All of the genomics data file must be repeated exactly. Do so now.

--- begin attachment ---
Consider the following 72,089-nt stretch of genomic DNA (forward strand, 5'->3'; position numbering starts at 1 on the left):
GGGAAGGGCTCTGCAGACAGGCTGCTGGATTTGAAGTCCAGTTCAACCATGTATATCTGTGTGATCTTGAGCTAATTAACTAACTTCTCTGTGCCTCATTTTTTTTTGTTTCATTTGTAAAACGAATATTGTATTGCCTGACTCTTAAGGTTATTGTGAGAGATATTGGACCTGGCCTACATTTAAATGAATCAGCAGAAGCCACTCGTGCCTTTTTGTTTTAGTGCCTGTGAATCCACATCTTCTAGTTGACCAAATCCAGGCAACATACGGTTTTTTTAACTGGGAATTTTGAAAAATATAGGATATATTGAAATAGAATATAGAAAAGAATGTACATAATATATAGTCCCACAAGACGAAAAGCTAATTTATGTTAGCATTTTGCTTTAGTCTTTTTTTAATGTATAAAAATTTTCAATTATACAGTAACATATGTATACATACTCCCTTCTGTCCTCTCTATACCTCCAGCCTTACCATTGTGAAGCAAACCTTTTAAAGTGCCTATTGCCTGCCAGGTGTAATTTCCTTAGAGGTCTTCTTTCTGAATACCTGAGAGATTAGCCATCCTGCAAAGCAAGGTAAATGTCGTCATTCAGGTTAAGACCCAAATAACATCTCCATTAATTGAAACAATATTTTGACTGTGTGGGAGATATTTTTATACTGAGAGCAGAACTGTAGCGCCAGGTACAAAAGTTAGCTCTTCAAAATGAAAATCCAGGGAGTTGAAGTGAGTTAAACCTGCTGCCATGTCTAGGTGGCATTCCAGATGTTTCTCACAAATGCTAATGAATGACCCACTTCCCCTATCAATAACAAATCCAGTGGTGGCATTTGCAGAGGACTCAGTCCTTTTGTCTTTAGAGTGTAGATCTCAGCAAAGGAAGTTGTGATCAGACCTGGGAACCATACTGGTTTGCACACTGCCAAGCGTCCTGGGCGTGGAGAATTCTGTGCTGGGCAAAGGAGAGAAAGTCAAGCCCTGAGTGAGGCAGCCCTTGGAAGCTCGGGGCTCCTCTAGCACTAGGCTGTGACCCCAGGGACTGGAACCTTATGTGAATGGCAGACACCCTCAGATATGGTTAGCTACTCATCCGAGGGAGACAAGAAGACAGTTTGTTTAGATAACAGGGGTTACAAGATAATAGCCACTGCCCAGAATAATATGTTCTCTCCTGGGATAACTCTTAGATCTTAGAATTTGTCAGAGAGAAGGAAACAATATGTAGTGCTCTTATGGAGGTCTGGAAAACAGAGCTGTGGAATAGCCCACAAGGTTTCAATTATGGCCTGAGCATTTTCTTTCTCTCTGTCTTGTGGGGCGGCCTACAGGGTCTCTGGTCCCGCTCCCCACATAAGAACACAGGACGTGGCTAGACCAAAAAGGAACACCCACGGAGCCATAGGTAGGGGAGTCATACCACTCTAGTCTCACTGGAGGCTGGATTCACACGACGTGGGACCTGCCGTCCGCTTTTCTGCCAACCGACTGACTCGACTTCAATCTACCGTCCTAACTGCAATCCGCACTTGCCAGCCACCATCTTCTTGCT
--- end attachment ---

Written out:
Consider the following 72,089-nt stretch of genomic DNA (forward strand, 5'->3'; position numbering starts at 1 on the left):
GGGAAGGGCTCTGCAGACAGGCTGCTGGATTTGAAGTCCAGTTCAACCATGTATATCTGTGTGATCTTGAGCTAATTAACTAACTTCTCTGTGCCTCATTTTTTTTTGTTTCATTTGTAAAACGAATATTGTATTGCCTGACTCTTAAGGTTATTGTGAGAGATATTGGACCTGGCCTACATTTAAATGAATCAGCAGAAGCCACTCGTGCCTTTTTGTTTTAGTGCCTGTGAATCCACATCTTCTAGTTGACCAAATCCAGGCAACATACGGTTTTTTTAACTGGGAATTTTGAAAAATATAGGATATATTGAAATAGAATATAGAAAAGAATGTACATAATATATAGTCCCACAAGACGAAAAGCTAATTTATGTTAGCATTTTGCTTTAGTCTTTTTTTAATGTATAAAAATTTTCAATTATACAGTAACATATGTATACATACTCCCTTCTGTCCTCTCTATACCTCCAGCCTTACCATTGTGAAGCAAACCTTTTAAAGTGCCTATTGCCTGCCAGGTGTAATTTCCTTAGAGGTCTTCTTTCTGAATACCTGAGAGATTAGCCATCCTGCAAAGCAAGGTAAATGTCGTCATTCAGGTTAAGACCCAAATAACATCTCCATTAATTGAAACAATATTTTGACTGTGTGGGAGATATTTTTATACTGAGAGCAGAACTGTAGCGCCAGGTACAAAAGTTAGCTCTTCAAAATGAAAATCCAGGGAGTTGAAGTGAGTTAAACCTGCTGCCATGTCTAGGTGGCATTCCAGATGTTTCTCACAAATGCTAATGAATGACCCACTTCCCCTATCAATAACAAATCCAGTGGTGGCATTTGCAGAGGACTCAGTCCTTTTGTCTTTAGAGTGTAGATCTCAGCAAAGGAAGTTGTGATCAGACCTGGGAACCATACTGGTTTGCACACTGCCAAGCGTCCTGGGCGTGGAGAATTCTGTGCTGGGCAAAGGAGAGAAAGTCAAGCCCTGAGTGAGGCAGCCCTTGGAAGCTCGGGGCTCCTCTAGCACTAGGCTGTGACCCCAGGGACTGGAACCTTATGTGAATGGCAGACACCCTCAGATATGGTTAGCTACTCATCCGAGGGAGACAAGAAGACAGTTTGTTTAGATAACAGGGGTTACAAGATAATAGCCACTGCCCAGAATAATATGTTCTCTCCTGGGATAACTCTTAGATCTTAGAATTTGTCAGAGAGAAGGAAACAATATGTAGTGCTCTTATGGAGGTCTGGAAAACAGAGCTGTGGAATAGCCCACAAGGTTTCAATTATGGCCTGAGCATTTTCTTTCTCTCTGTCTTGTGGGGCGGCCTACAGGGTCTCTGGTCCCGCTCCCCACATAAGAACACAGGACGTGGCTAGACCAAAAAGGAACACCCACGGAGCCATAGGTAGGGGAGTCATACCACTCTAGTCTCACTGGAGGCTGGATTCACACGACGTGGGACCTGCCGTCCGCTTTTCTGCCAACCGACTGACTCGACTTCAATCTACCGTCCTAACTGCAATCCGCACTTGCCAGCCACCATCTTCTTGCT